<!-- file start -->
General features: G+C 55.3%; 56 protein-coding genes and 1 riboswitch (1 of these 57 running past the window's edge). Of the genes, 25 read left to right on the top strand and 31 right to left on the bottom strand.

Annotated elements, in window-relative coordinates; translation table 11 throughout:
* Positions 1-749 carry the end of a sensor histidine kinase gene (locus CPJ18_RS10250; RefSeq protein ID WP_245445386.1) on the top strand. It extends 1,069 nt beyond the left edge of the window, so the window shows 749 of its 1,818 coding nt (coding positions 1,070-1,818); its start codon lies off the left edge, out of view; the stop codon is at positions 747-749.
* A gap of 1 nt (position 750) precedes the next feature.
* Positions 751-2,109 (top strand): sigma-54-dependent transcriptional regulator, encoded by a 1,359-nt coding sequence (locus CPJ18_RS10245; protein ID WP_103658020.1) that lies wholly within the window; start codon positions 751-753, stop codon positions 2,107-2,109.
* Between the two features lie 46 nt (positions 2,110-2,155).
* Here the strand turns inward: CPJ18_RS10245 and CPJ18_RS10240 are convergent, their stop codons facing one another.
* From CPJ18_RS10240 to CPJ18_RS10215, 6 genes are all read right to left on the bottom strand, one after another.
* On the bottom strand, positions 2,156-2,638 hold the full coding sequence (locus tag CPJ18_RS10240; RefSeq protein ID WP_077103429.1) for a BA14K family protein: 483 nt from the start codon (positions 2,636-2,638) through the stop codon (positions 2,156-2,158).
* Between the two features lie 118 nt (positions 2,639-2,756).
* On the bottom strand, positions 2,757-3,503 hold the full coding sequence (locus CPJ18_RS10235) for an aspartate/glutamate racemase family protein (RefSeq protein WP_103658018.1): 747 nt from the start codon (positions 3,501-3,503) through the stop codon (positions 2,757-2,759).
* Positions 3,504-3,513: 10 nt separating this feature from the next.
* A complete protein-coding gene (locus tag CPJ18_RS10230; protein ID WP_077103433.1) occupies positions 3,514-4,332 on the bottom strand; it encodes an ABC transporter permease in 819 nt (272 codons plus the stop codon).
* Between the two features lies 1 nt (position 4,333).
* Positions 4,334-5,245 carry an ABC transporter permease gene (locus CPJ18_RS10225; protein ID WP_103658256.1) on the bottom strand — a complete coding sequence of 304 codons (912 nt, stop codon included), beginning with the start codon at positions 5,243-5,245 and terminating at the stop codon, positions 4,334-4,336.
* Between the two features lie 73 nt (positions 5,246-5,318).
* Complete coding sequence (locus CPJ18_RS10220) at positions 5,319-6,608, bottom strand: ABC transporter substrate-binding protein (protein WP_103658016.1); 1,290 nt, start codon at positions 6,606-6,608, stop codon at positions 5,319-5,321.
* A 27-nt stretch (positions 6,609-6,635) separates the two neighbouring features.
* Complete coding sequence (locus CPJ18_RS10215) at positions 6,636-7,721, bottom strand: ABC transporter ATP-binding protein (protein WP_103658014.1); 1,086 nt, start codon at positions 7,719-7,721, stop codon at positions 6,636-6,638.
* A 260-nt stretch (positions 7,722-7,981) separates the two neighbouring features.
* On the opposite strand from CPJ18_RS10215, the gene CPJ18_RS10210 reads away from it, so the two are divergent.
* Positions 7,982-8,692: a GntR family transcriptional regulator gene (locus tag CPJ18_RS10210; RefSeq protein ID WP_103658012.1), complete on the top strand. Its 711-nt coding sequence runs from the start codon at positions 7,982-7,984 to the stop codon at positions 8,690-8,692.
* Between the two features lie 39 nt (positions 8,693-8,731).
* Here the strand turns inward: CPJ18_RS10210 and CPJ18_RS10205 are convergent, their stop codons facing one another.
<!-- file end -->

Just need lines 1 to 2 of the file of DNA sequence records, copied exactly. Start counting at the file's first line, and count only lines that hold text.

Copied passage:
General features: G+C 55.3%; 56 protein-coding genes and 1 riboswitch (1 of these 57 running past the window's edge). Of the genes, 25 read left to right on the top strand and 31 right to left on the bottom strand.

Annotated elements, in window-relative coordinates; translation table 11 throughout: